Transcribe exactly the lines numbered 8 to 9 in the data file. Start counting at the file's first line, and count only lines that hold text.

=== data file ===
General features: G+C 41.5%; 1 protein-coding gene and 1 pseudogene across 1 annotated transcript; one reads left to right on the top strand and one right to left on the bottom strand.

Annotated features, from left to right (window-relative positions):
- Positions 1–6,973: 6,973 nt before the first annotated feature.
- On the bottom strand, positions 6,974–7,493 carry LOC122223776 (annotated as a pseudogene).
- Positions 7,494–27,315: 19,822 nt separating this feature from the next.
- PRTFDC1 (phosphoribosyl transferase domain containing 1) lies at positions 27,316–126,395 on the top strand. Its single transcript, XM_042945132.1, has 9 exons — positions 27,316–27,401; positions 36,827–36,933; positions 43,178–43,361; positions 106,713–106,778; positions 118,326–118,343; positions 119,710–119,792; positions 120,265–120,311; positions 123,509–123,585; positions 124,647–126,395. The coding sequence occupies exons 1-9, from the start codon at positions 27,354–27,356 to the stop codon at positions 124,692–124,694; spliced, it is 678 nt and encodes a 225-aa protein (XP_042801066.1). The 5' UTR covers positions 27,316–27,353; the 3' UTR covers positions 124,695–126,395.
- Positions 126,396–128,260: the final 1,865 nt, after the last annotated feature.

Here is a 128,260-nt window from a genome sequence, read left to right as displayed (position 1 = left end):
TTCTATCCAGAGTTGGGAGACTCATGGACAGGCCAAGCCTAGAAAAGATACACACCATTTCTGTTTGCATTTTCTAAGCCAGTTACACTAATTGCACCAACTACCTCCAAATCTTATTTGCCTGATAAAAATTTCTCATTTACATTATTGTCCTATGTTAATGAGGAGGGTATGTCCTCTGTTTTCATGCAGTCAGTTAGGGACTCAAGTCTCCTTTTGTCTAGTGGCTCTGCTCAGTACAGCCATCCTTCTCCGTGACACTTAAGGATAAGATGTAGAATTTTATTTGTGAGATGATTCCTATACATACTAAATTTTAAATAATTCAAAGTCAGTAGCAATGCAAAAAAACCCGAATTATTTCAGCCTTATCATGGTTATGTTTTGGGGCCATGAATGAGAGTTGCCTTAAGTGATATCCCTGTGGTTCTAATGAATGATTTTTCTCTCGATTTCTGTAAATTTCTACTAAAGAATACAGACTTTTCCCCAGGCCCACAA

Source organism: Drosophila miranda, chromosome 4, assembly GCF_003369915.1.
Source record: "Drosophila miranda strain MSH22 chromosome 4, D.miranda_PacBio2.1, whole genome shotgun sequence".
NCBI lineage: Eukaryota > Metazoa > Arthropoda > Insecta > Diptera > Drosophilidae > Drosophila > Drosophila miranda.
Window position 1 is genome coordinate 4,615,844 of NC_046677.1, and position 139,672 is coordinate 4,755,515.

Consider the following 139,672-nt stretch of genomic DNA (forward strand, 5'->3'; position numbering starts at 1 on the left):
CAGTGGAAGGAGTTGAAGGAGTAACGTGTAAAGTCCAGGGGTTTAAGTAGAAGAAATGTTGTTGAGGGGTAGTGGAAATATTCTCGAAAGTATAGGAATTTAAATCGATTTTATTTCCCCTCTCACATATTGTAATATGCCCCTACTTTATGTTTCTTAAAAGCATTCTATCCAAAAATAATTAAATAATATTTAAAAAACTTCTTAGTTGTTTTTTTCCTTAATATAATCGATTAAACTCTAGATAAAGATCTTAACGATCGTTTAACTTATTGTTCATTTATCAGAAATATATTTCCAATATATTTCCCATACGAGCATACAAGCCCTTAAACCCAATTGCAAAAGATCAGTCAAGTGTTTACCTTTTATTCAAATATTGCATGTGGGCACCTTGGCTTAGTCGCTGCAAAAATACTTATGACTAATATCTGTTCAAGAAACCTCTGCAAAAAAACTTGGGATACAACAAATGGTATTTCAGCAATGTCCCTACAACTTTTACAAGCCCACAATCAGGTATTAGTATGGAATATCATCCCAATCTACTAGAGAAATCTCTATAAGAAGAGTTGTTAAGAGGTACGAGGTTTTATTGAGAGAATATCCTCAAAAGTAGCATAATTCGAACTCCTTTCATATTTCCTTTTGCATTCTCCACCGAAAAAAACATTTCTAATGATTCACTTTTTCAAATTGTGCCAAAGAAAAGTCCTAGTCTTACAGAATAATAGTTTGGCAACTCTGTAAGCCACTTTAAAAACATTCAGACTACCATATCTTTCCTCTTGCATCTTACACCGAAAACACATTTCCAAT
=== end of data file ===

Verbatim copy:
Here is a 128,260-nt window from a genome sequence, read left to right as displayed (position 1 = left end):
TTCTATCCAGAGTTGGGAGACTCATGGACAGGCCAAGCCTAGAAAAGATACACACCATTTCTGTTTGCATTTTCTAAGCCAGTTACACTAATTGCACCAACTACCTCCAAATCTTATTTGCCTGATAAAAATTTCTCATTTACATTATTGTCCTATGTTAATGAGGAGGGTATGTCCTCTGTTTTCATGCAGTCAGTTAGGGACTCAAGTCTCCTTTTGTCTAGTGGCTCTGCTCAGTACAGCCATCCTTCTCCGTGACACTTAAGGATAAGATGTAGAATTTTATTTGTGAGATGATTCCTATACATACTAAATTTTAAATAATTCAAAGTCAGTAGCAATGCAAAAAAACCCGAATTATTTCAGCCTTATCATGGTTATGTTTTGGGGCCATGAATGAGAGTTGCCTTAAGTGATATCCCTGTGGTTCTAATGAATGATTTTTCTCTCGATTTCTGTAAATTTCTACTAAAGAATACAGACTTTTCCCCAGGCCCACAA